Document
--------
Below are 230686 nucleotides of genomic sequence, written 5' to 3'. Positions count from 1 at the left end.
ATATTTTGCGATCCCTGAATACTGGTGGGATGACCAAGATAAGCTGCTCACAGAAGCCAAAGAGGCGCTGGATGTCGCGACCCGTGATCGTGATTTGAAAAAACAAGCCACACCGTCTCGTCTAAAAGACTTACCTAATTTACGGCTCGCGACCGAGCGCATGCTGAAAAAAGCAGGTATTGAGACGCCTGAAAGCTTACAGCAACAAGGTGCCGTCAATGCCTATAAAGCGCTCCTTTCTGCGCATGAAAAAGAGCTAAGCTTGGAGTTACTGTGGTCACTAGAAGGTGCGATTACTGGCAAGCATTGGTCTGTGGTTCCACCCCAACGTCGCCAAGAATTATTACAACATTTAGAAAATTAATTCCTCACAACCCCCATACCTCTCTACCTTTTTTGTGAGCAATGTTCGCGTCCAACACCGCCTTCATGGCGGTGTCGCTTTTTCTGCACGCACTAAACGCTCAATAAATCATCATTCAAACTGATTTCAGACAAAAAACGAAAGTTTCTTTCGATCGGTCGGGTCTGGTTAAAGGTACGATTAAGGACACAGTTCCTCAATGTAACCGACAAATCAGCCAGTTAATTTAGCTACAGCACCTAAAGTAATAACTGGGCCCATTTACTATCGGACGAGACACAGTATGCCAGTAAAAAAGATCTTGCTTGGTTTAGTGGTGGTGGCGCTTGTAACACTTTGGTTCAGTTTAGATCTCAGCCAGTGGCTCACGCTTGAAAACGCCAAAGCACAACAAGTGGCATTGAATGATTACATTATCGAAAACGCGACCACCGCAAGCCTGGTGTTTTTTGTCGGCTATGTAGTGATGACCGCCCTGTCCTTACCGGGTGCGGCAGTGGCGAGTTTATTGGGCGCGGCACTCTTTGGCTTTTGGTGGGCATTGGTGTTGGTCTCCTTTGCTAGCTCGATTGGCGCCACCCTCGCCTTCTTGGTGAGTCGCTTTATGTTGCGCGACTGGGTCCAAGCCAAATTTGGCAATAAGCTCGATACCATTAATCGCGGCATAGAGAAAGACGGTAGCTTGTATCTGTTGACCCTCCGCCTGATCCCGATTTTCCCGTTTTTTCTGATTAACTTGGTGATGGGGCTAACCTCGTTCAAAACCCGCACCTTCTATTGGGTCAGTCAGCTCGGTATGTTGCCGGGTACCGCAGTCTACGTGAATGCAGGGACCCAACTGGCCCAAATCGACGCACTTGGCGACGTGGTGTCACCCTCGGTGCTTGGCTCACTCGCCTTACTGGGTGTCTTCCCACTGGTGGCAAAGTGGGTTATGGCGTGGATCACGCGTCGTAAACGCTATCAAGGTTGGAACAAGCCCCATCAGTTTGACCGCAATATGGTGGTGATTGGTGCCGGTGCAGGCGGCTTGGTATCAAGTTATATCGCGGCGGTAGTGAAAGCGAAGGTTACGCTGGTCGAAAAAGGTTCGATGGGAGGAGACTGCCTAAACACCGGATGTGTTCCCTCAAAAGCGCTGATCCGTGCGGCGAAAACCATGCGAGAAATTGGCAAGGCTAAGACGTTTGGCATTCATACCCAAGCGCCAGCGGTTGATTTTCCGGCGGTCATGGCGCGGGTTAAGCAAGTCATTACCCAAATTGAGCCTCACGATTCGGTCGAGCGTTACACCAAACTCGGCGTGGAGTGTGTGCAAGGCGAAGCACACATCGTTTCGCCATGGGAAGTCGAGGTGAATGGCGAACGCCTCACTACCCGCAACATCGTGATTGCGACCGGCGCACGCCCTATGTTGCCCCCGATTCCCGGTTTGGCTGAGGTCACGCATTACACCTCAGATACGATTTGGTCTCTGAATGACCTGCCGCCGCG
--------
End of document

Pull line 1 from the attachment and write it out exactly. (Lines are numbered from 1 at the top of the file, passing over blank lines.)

Below are 230686 nucleotides of genomic sequence, written 5' to 3'. Positions count from 1 at the left end.